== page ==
- Ash Daniel
When Lia Tremblay learned that her young son, Joe, had an intellectual disability, she did what any mother would do: She worried. Would he always live at home? Would he ever have a job?
Then she became involved with the Arc, an organization that advocates for people such as Joe. The Arc "opened my eyes to what was possible for him," she says — an independent and fulfilling life.
Tremblay — a writer who recently won a regional Emmy for her work on Virginia State University's television news show — was just hired as director of development and communications for the Arc of Virginia. The organization is working to make sure Virginia follows through on a federal mandate to close its institutional training centers for people with intellectual disabilities and instead provide community-based services.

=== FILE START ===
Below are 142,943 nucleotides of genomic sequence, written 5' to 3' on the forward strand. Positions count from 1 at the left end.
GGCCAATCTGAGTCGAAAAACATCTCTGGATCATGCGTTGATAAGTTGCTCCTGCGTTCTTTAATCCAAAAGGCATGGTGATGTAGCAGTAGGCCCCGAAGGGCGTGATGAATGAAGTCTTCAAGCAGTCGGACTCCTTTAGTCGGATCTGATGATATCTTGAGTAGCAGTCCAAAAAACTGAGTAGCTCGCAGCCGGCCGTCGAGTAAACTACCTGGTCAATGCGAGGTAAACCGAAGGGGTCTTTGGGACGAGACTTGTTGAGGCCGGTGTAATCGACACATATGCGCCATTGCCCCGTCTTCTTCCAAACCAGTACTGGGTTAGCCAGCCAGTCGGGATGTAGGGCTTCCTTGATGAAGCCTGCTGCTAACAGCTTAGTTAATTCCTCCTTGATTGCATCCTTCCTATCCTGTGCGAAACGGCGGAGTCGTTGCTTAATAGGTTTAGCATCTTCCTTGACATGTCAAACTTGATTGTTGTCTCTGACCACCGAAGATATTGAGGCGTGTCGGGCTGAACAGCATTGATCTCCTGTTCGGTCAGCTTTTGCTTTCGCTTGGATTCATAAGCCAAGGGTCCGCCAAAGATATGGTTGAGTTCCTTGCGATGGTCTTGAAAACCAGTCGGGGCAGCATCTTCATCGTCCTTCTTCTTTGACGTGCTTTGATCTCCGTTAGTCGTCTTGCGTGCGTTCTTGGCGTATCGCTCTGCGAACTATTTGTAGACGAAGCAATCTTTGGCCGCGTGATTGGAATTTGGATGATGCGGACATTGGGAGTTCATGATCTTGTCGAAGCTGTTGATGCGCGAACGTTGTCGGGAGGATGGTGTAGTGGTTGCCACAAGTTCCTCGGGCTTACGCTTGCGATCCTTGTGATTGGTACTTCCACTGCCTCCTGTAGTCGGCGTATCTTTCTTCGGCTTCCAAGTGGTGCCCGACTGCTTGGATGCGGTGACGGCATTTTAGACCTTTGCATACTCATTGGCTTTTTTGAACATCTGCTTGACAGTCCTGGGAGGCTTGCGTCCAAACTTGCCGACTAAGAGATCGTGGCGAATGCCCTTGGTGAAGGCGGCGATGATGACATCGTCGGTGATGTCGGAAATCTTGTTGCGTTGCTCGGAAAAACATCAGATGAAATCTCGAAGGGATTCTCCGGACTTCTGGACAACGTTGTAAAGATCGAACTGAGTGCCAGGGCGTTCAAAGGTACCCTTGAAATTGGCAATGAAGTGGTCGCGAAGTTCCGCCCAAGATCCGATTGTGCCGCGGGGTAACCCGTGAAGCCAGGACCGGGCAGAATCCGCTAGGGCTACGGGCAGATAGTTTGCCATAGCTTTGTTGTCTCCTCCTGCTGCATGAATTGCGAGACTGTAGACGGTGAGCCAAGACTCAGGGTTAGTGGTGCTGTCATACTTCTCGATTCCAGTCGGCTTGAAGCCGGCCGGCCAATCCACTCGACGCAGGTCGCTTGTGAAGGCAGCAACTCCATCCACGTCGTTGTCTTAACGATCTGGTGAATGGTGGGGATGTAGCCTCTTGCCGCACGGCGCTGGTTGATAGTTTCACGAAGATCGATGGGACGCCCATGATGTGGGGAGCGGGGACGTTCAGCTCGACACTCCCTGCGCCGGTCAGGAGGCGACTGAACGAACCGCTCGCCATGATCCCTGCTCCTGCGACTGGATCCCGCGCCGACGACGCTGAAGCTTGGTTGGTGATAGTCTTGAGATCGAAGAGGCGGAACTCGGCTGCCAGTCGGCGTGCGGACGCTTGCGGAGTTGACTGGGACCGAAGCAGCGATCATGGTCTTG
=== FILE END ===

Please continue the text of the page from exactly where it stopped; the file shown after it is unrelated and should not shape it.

Earlier this year, Tremblay did her own advocacy work in her backyard. She petitioned Colonial Heights to replace the dilapidated and dangerous playground in her neighborhood with one that could be used by children with disabilities. In September, the new, accessible playground opened. Joe cut the ribbon.
Tremblay shares her experiences online at joetremblay.com. But she still doesn't know why her son is different. She's taken him to a geneticist to try to identify "that little quirk" in his DNA, to help other parents whose children might have the same condition. What she does know is that Joe's "a super-happy kid" who's into everything. "He is my inspiration, for sure."